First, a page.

Somewhere in Everett is a house soon to be a haven. Its residents will be women whose lives have been derailed by prostitution, sex trafficking and addiction.
“It opened on Feb. 19, and we have just hired a residential coordinator,” said Norene Laggart, executive director of Peoria Home.
Established as a nonprofit in 2014, Everett-based Peoria Home has a goal of running a two-year residential program for women who have worked as prostitutes. Along with providing a rent-free place to live, its aim is giving women a real chance at reclaiming their lives through drug treatment, health care, counseling, education and job training.
Peoria Home is modeled after the Magdalene House/Thistle Farms program in Nashville. Founded by Becca Stevens, that program includes a line of candles, home and beauty products. The business helps survivors of sexual exploitation gain job skills while earning an income.
Eventually, the Everett nonprofit plans to include a similar social enterprise business. The first step is housing.
The house in Everett was purchased by a couple who heard Peoria Home’s founder, Paula Newman-Skomski, speak at an event a couple years ago. The couple will rent out the house, “a beautiful little craftsman with a lot of character,” to the nonprofit, Laggart said.
Newman-Skomski’s passion for the project came from her work. For a decade, she has been a forensic nurse examiner at the Providence Intervention Center for Assault and Abuse. Laggart, too, has worked with survivors of sexual violence and exploitation. “I was a victim advocate for the Providence Intervention Center,” said Laggart, now devoted full-time to Peoria Home.
A “Beacon of Hope” fundraising dinner for Peoria Home, scheduled for Saturday in the conference room at Everett’s Angel of the Winds Event Center, is sold out. “Our goal was 200 people, and we’re over that. We’d like to be able to raise $60,000,” Laggart said. An information day for potential volunteers is coming up April 14, and Peoria Home always needs donations, she added.
The first three residents will soon be chosen through a process that includes interviews with a three-member panel. “One is a social service partner, another person from health care, and a survivor,” Laggart said.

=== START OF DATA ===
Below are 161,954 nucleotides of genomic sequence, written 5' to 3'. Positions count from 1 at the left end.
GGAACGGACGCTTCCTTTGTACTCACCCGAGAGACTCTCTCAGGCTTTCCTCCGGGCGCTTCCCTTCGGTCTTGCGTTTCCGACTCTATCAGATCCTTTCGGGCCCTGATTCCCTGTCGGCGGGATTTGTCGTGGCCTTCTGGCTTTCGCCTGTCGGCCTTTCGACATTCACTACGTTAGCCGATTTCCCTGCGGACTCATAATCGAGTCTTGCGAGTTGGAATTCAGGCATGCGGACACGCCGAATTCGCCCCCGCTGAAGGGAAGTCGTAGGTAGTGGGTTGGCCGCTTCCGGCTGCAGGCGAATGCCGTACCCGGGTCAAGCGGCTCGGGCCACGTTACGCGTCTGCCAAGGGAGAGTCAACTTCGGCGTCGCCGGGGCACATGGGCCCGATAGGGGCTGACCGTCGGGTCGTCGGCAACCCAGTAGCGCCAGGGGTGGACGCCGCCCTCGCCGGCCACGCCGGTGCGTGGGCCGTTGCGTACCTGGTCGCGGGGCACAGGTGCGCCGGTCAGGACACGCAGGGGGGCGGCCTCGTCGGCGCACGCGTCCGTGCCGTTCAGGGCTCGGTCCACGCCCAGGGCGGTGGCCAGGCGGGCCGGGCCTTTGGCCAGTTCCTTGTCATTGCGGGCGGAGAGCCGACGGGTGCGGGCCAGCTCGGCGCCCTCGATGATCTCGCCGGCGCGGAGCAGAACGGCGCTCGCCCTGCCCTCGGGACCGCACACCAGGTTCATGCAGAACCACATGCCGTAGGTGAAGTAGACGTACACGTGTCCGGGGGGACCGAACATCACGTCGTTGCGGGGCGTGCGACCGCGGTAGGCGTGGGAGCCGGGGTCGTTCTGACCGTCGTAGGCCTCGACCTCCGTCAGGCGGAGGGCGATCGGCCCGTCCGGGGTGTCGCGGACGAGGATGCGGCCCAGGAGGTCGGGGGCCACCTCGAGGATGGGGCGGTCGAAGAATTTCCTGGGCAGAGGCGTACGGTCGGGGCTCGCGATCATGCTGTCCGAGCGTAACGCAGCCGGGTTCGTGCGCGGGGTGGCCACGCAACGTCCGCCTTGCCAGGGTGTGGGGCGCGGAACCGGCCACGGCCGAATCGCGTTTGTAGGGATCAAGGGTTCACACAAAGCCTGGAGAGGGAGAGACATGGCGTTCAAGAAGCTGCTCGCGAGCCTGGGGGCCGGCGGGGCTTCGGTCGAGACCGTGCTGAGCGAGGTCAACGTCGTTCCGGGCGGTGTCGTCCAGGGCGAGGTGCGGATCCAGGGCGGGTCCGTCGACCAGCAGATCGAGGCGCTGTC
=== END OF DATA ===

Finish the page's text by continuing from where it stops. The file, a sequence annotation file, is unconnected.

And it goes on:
Potential residents must not have serious mental health issues that would keep them from living independently. Nor can they have serious legal issues. “Everybody needs to be safe,” Laggart said.
To get started, Peoria Home has hired Alisa Grant as a residential coordinator. A Nashville native, Grant is a graduate of the Thistle Farms program. “Here’s a woman who has turned her her life around, and is now walking a whole new life,” Laggart said.
Laggart said the program, which calls for a two-year commitment, won’t be court-mandated. “A judge won’t send them to Peoria Home. It’s for a woman who wants to turn her life around, and reclaim her freedom,” Laggart said.
The first six months will focus on stability. Those needing it will go to drug rehab before moving in. Peoria Home will partner with other agencies to provide mental health services, job training, and educational help. The nonprofit is already working with Edmonds Community College.
“There’s a lot of trauma for these women, and many come from a home of abuse as children,” Laggart said. “A lot of healing has to go on emotionally.” Help will also include boosting day-to-day life skills like budgeting, cooking, even sticking to a schedule.
In six years as a victims’ advocate, Laggart said she saw women leave the emergency room with no long-term recovery services “if they wanted to get out of the life.” Teens have options, including Everett’s Cocoon House. “They’ve got to have safe housing. They need more than 30 or 60 or 90 days,” she said.
“These woman are remarkable. They’re so resilient,” Laggart said. “Nobody ever said, ‘I want to grow up being a prostitute.’”
Julie Muhlstein: 425-339-3460; firstname.lastname@example.org.
How to help
Peoria Home is an Everett-based nonprofit working to provide a home and services to help women who have been involved in prostitution and addiction. A “Beacon of Hope” benefit event scheduled for Saturday is sold out. Information about supporting the cause or volunteering is at: www.peoriahome.org/